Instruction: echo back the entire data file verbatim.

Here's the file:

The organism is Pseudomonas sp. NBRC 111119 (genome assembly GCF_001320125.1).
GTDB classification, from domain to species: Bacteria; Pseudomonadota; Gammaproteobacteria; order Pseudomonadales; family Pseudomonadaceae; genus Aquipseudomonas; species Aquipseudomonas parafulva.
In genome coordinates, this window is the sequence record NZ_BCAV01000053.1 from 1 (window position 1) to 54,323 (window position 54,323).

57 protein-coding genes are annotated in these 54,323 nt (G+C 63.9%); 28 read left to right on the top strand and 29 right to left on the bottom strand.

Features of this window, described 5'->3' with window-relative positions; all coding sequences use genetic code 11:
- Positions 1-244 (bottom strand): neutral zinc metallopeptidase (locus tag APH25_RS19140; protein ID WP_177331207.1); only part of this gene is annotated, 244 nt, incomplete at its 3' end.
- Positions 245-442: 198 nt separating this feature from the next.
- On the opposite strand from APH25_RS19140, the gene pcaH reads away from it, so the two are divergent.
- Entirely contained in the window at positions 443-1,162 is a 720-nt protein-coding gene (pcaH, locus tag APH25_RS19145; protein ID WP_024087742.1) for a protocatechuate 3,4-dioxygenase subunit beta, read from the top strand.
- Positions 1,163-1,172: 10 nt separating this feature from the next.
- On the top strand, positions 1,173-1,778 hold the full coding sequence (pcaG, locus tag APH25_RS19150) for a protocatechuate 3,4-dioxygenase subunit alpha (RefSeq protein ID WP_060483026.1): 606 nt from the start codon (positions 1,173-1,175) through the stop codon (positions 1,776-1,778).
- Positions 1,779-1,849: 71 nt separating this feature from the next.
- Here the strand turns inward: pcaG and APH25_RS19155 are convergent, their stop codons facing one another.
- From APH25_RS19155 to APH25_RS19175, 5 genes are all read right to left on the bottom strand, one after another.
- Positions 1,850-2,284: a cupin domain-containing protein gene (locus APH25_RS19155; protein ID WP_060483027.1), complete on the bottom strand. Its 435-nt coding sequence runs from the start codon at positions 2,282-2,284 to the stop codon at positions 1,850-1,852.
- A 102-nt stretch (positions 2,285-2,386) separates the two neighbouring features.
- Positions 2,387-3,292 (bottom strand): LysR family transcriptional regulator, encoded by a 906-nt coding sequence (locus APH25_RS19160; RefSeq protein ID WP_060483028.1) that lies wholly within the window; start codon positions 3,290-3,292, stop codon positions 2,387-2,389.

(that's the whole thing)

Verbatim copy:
The organism is Pseudomonas sp. NBRC 111119 (genome assembly GCF_001320125.1).
GTDB classification, from domain to species: Bacteria; Pseudomonadota; Gammaproteobacteria; order Pseudomonadales; family Pseudomonadaceae; genus Aquipseudomonas; species Aquipseudomonas parafulva.
In genome coordinates, this window is the sequence record NZ_BCAV01000053.1 from 1 (window position 1) to 54,323 (window position 54,323).

57 protein-coding genes are annotated in these 54,323 nt (G+C 63.9%); 28 read left to right on the top strand and 29 right to left on the bottom strand.

Features of this window, described 5'->3' with window-relative positions; all coding sequences use genetic code 11:
- Positions 1-244 (bottom strand): neutral zinc metallopeptidase (locus tag APH25_RS19140; protein ID WP_177331207.1); only part of this gene is annotated, 244 nt, incomplete at its 3' end.
- Positions 245-442: 198 nt separating this feature from the next.
- On the opposite strand from APH25_RS19140, the gene pcaH reads away from it, so the two are divergent.
- Entirely contained in the window at positions 443-1,162 is a 720-nt protein-coding gene (pcaH, locus tag APH25_RS19145; protein ID WP_024087742.1) for a protocatechuate 3,4-dioxygenase subunit beta, read from the top strand.
- Positions 1,163-1,172: 10 nt separating this feature from the next.
- On the top strand, positions 1,173-1,778 hold the full coding sequence (pcaG, locus tag APH25_RS19150) for a protocatechuate 3,4-dioxygenase subunit alpha (RefSeq protein ID WP_060483026.1): 606 nt from the start codon (positions 1,173-1,175) through the stop codon (positions 1,776-1,778).
- Positions 1,779-1,849: 71 nt separating this feature from the next.
- Here the strand turns inward: pcaG and APH25_RS19155 are convergent, their stop codons facing one another.
- From APH25_RS19155 to APH25_RS19175, 5 genes are all read right to left on the bottom strand, one after another.
- Positions 1,850-2,284: a cupin domain-containing protein gene (locus APH25_RS19155; protein ID WP_060483027.1), complete on the bottom strand. Its 435-nt coding sequence runs from the start codon at positions 2,282-2,284 to the stop codon at positions 1,850-1,852.
- A 102-nt stretch (positions 2,285-2,386) separates the two neighbouring features.
- Positions 2,387-3,292 (bottom strand): LysR family transcriptional regulator, encoded by a 906-nt coding sequence (locus APH25_RS19160; RefSeq protein ID WP_060483028.1) that lies wholly within the window; start codon positions 3,290-3,292, stop codon positions 2,387-2,389.